The pastor stood at the pulpit, head bowed.
“Let us pray,” recited Rev. Nikira Hernandez as Lady Gaga’s “Born This Way” began to blast through the speakers of the sanctuary.
I’m beautiful in my way ’cause God makes no mistakes
I’m on the right track, baby, I was born this way
Don’t hide yourself in regret, just love yourself, and you’re set
I’m on the right track, baby, I was born this way
Hernandez donned a traditional clerical collar under a black shirt, but where a small white square would usually peek out from the fabric, the pastor had sewn in a miniature version of the LGBTQ+ pride flag. A pink boa hung over the pastor’s shoulders, swaying in rhythm as Hernandez danced across the stage to the opening prayer.
It was drag church day, after all.
Standing beside Hernandez were three parishioners who had created eclectic outfits with pieces they pulled from the church’s basement thrift store. Some attendees waved pride flags, and others danced between the pews. Though the drag service comes once a year, it is part of a larger mission at Brighton Allston Congregational Church, a United Church of Christ (UCC) that is trying to stretch the bounds of what “church” means.
“I work to actively send the message that everyone, without exception, is a beloved child of God, and that is not in spite of who we are but because of who we are and all of our different identities that we are deeply cared for by the Spirit and by extension, this community,” Hernandez said.
Hernandez, who identifies as queer and uses the pronouns they/them, has made it their goal to prove that Christianity does not serve just one community. The Christianity that Hernandez preaches is diverse and inclusive—a break from the historical norm of exclusion that exists across the globe.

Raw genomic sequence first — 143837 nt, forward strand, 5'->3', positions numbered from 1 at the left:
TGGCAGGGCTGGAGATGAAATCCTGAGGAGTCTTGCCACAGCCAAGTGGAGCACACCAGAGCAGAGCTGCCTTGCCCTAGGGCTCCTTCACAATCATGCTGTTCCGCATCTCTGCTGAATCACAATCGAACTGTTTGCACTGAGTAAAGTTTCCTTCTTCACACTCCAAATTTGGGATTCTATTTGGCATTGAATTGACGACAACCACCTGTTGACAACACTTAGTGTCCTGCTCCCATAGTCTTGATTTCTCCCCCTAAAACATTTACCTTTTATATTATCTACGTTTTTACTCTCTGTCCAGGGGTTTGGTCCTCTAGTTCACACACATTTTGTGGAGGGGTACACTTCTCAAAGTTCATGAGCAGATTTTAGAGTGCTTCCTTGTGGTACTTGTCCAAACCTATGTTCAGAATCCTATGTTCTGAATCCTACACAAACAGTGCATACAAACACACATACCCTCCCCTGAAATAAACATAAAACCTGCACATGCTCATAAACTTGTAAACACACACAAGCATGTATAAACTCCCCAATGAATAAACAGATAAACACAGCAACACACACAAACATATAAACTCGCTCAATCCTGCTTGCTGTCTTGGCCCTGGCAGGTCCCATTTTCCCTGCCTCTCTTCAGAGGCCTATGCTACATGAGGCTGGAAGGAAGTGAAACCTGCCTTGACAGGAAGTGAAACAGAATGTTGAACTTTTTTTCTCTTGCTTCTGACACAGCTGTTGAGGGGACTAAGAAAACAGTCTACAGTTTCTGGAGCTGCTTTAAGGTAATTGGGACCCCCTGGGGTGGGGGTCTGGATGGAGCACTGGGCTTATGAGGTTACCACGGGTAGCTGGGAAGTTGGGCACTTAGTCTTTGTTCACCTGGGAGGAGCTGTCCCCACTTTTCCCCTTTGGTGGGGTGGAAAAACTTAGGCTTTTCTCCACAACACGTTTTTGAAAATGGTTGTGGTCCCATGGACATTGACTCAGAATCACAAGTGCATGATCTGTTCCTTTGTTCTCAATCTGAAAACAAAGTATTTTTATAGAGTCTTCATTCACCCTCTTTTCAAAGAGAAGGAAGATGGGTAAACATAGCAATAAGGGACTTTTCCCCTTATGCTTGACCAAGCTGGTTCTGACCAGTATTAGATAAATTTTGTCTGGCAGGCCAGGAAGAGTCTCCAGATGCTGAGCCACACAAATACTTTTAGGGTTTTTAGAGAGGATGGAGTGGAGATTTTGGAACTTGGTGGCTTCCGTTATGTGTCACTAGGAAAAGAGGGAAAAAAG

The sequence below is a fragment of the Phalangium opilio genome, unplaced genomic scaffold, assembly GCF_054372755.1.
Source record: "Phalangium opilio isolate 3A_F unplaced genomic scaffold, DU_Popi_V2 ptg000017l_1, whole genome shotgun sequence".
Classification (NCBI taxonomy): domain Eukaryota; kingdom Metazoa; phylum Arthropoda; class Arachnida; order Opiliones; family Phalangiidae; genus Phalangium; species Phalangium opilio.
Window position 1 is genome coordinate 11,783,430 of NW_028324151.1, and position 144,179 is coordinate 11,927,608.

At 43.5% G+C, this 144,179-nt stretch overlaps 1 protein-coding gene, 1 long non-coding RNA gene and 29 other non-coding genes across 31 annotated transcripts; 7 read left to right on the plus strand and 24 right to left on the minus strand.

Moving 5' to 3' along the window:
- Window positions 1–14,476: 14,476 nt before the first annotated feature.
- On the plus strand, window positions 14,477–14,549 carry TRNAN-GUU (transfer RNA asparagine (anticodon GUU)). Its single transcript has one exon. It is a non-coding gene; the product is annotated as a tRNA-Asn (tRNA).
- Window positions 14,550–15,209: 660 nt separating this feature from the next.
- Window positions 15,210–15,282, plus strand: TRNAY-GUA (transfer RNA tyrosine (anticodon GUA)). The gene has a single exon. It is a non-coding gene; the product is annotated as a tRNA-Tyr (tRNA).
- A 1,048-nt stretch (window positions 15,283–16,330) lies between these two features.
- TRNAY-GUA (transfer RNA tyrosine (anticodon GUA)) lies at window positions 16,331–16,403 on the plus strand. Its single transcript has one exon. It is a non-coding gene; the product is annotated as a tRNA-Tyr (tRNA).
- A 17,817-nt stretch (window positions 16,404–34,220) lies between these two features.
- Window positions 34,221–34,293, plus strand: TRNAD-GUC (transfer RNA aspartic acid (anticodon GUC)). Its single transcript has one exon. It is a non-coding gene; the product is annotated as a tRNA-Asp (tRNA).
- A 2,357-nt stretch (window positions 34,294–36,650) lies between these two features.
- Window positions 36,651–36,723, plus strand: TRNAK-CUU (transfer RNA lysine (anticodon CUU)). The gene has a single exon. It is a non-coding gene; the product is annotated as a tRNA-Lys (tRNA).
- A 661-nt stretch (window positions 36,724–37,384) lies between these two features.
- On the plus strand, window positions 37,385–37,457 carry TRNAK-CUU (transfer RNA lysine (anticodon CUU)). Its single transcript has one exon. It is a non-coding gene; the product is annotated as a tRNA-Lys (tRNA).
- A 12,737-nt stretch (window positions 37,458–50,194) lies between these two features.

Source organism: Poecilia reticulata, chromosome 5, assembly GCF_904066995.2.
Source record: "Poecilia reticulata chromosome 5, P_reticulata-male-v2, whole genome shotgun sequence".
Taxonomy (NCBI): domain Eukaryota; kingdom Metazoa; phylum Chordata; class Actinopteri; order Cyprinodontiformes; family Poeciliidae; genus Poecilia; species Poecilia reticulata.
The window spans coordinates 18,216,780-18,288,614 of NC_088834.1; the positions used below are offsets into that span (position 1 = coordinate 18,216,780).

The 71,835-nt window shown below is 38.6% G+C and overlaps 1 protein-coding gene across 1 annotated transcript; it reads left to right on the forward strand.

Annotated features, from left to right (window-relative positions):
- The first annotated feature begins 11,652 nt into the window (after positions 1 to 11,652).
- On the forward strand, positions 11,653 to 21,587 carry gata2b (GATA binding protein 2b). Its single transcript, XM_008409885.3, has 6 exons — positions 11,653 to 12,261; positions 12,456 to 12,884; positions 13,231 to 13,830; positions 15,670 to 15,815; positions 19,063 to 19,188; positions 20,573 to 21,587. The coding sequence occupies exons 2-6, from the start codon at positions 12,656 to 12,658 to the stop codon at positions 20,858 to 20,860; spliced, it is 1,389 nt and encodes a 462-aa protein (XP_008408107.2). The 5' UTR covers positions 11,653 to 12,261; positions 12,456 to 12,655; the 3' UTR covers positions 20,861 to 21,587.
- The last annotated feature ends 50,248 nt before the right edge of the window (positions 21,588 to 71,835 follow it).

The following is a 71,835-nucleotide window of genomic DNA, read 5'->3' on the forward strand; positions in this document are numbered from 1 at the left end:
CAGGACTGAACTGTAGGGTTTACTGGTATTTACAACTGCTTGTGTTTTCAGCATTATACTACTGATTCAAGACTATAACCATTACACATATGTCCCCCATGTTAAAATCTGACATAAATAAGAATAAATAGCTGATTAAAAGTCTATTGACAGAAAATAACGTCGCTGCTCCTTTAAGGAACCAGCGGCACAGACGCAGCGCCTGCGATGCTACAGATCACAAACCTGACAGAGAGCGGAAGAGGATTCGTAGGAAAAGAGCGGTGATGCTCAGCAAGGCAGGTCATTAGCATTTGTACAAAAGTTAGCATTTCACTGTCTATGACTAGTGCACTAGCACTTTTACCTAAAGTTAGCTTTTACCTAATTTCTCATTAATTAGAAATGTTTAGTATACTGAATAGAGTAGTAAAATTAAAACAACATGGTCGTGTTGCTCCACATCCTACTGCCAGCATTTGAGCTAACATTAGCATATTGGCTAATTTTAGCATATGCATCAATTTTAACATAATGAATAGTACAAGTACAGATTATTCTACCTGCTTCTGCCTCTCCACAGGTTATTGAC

“I do things like drag church to play with gender to invite folks to reimagine some of the more harmful parts of Christianity,” Hernandez said.
About two dozen members of the church stood scattered around the sanctuary on Oct. 30 for the service. Most were by themselves, some in pairs, and a handful gathered with their families.
Among them was Christine Radice, a longtime resident of Brighton who now lives in Oak Square, who stood alone in a pew. Eleven years ago, Radice dropped off a box of nonperishable foods at the church’s food pantry. The church’s message of inclusion resonated with her, so she came back the next week. Then the next and the next.
“That’s what Jesus was about—centering people who others had forgotten or marginalized,” she said.
Most of the church’s white, wooden pews sat empty, looking almost forlorn without parishioners. The lack of people at the drag service was reflective of a national trend: Church attendance across the country is declining rapidly, and churches are suffering because of it.
But Hernandez isn’t worried about their congregation.
Brighton Allston Congregational Church is one of more than 1,700 churches in the UCC system certified as an organization “open and affirming” to people of all sexual orientations, gender identities, and gender expressions, according to the UCC Open and Affirming Coalition.
Even when the organs are hushed and the sanctuary is empty, Brighton Allston Congregational’s mission is not over.
“How we love one another and take care of one another as a community is far more important than whether we get butts in the seats on Sunday morning,” Hernandez said.
That commitment to community starts in the church’s food pantry. It collects donations year-round, distributing them throughout the week. The biggest event comes on Saturdays, when 40 to 50 volunteers show up to serve upward of 100 families each week.
“In my church, we certainly have smaller numbers on Sunday morning,” Hernandez said. “But then, on Saturday when we do our food pantry, the church is full. And that, to me, is just as much church as whatever happens on Sunday morning because that’s living our faith and moving our community together.”
The small-but-mighty group of parishioners arrives every Sunday. Katie Donegan, a Brighton resident who visited the church for the first time on Oct. 30, said she was thrilled to feel included so immediately.
“I was kind of afraid walking in here,” Donegan said. “I was going to check it out and maybe leave if I didn’t think it was going to be a positive experience, but I immediately felt like I could be here, even as a newcomer.”